Many of the shots capture motility and its constituents. For the people to whom the artist introduces us, access to the car-object has been granted, even if the difficulty of the acquisition process varied from case to case. The individuals’ skills are varied and are clearly presented (at the wheel, socialising, reading maps, etc.), all of which attests to the organizational skills and information use involved in mobility.
Motility is defined as a set of personal characteristics that enable individuals to move, namely social conditions of access, skills and mobility projects. Motility thus refers to the social conditions of access (the conditions needed to ‘use’ the offer, broadly speaking), the skills required to use this offer and mobility projects (the actual use of the offer to materialise these plans (Mobile Lives Forum – Lexicon – Motility, by Vincent Kaufmann: https://fr.forumviesmobiles.org/reperes/motilite-45).
Three points relative to ways of representing some of these concepts can be added to our reflections on Parr’s work:
The first is the way Parr shows the great sociological diversity of drivers. Instead of grouping them into set categories, which may initially disturb the viewer and potentially impede the imaginaries and interpretations of his work, the photos are ultimately the reflection of the many different relationships one can have with a car, given differences of gender, age, household composition and income. The car is both a medium for the myth of freedom and independence and a tool for social distinction.
The second technique is that of humour, so often used in the arts. Humour lends to our understanding of the work and how we interpret it by giving us direct access to the imaginaries of the automobile through photography.
The third technique offer us information about the imaginaries of automobile mobility. The ‘rawness’ of the photos and apparent intrusion in people’s social space is heightened by the use of the flash, giving the photos a harsher look but providing an immediate understanding of the mobility concepts that interest us here.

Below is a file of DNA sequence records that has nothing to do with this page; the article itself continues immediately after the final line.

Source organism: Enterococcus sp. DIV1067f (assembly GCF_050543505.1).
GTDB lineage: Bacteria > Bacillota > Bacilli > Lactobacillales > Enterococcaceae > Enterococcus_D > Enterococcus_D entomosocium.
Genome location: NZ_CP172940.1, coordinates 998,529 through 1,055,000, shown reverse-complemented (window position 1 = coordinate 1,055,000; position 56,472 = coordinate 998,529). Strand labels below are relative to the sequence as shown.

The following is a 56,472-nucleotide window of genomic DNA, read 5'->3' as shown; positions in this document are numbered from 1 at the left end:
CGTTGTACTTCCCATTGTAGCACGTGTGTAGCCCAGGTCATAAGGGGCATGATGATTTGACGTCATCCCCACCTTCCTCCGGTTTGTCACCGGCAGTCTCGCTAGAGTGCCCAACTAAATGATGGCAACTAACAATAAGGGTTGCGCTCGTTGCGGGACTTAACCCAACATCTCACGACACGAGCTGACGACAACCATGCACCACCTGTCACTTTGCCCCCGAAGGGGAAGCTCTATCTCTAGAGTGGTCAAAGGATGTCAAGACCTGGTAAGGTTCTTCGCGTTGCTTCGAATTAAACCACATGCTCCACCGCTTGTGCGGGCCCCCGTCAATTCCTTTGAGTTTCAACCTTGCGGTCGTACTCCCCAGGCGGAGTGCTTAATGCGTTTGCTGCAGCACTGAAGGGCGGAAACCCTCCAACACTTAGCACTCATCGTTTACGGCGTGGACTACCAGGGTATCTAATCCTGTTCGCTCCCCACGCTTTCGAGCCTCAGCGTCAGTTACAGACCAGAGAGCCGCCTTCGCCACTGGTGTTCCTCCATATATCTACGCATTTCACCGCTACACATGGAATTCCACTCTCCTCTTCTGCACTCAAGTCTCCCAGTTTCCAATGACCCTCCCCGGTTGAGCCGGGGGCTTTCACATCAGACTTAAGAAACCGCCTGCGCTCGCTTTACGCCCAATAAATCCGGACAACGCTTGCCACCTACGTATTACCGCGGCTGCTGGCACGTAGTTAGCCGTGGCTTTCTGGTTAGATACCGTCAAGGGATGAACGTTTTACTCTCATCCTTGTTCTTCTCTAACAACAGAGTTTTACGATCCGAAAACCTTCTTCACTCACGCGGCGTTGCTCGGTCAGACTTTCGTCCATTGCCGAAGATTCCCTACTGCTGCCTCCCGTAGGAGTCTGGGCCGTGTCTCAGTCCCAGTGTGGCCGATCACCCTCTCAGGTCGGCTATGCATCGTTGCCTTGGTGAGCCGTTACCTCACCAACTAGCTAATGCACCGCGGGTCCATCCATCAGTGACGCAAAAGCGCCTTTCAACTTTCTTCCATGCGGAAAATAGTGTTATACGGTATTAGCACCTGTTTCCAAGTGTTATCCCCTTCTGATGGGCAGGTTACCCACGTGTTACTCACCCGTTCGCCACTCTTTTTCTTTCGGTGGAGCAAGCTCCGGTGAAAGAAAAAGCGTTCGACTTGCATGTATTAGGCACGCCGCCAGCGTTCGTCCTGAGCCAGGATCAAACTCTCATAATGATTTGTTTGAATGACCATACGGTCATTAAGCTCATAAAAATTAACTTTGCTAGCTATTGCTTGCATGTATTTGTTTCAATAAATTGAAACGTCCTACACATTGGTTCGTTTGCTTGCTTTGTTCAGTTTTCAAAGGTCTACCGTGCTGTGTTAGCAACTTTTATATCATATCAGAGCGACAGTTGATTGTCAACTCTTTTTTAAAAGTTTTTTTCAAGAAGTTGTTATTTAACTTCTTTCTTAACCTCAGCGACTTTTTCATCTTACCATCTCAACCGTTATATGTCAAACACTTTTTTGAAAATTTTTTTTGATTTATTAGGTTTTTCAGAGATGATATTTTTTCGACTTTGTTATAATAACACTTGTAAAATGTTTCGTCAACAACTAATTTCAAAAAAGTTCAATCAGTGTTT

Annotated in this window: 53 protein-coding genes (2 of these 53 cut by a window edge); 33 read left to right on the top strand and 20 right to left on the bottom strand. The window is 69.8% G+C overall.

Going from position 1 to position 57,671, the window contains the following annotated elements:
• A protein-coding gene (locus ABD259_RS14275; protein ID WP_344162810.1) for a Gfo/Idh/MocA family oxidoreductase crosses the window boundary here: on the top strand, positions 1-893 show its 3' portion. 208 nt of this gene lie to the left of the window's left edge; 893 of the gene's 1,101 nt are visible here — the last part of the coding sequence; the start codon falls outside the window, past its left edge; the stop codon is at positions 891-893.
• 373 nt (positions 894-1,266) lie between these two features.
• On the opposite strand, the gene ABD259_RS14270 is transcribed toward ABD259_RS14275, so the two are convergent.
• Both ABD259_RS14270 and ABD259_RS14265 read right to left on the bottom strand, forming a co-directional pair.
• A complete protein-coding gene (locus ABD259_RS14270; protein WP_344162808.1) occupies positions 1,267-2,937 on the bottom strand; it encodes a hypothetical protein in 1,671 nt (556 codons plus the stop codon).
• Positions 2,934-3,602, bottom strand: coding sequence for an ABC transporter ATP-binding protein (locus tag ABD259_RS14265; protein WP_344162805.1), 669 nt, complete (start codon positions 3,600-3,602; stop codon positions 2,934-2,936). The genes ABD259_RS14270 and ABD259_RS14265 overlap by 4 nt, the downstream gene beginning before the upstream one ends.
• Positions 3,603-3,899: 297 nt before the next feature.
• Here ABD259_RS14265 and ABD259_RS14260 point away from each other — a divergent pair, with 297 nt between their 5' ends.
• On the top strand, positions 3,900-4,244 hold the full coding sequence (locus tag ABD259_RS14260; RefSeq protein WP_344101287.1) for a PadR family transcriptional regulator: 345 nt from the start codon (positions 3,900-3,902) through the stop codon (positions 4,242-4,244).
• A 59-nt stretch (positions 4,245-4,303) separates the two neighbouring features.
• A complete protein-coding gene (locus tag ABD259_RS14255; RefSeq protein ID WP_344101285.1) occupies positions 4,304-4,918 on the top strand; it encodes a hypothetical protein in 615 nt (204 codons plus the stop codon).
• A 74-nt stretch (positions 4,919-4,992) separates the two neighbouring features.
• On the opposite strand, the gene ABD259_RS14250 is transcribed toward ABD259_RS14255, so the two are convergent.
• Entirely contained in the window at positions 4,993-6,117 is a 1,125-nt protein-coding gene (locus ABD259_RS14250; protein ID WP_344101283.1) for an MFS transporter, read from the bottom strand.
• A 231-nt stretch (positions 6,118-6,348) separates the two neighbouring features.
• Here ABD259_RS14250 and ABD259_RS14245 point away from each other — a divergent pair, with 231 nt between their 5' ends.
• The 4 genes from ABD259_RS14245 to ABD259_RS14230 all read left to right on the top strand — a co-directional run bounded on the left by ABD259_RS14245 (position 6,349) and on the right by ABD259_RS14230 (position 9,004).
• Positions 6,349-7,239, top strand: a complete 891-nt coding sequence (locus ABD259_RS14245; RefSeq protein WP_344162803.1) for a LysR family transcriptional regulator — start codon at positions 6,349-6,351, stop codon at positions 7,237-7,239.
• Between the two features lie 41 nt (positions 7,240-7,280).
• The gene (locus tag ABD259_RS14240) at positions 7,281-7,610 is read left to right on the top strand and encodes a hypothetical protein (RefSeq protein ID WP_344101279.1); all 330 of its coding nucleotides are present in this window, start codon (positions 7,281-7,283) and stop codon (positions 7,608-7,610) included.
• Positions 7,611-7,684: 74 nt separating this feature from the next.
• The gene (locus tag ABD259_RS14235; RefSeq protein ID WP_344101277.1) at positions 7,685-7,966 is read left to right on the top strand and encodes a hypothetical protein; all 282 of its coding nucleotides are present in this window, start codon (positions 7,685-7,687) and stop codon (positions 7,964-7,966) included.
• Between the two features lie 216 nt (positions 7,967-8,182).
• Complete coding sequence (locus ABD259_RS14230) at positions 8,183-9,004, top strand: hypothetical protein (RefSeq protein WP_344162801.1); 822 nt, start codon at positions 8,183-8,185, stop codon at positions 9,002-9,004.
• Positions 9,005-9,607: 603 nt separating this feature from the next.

The combination of the techniques described above reflects the specific approaches artists use, which we must learn to combine with those of research.
For the Mobile Lives Forum, mobility is understood as the process of how individuals travel across distances in order to deploy through time and space the activities that make up their lifestyles. These travel practices are embedded in socio-technical systems, produced by transport and communication industries and techniques, and by normative discourses on these practices, with considerable social, environmental and spatial impacts.En savoir plus x
Altermobilities represent all the alternative behaviours to an exclusive use of the private car for travel. They also imply a certain right to be slower, and pre-suppose that geographical and social spaces will be organised in ways that take into account a more limited use of cars.En savoir plus x
Movement is the crossing of space by people, objects, capital, ideas and other information. It is either oriented, and therefore occurs between an origin and one or more destinations, or it is more akin to the idea of simply wandering, with no real origin or destination.En savoir plus x
A lifestyle is a composition of daily activities and experiences that give sense and meaning to the life of a person or a group in time and space.En savoir plus x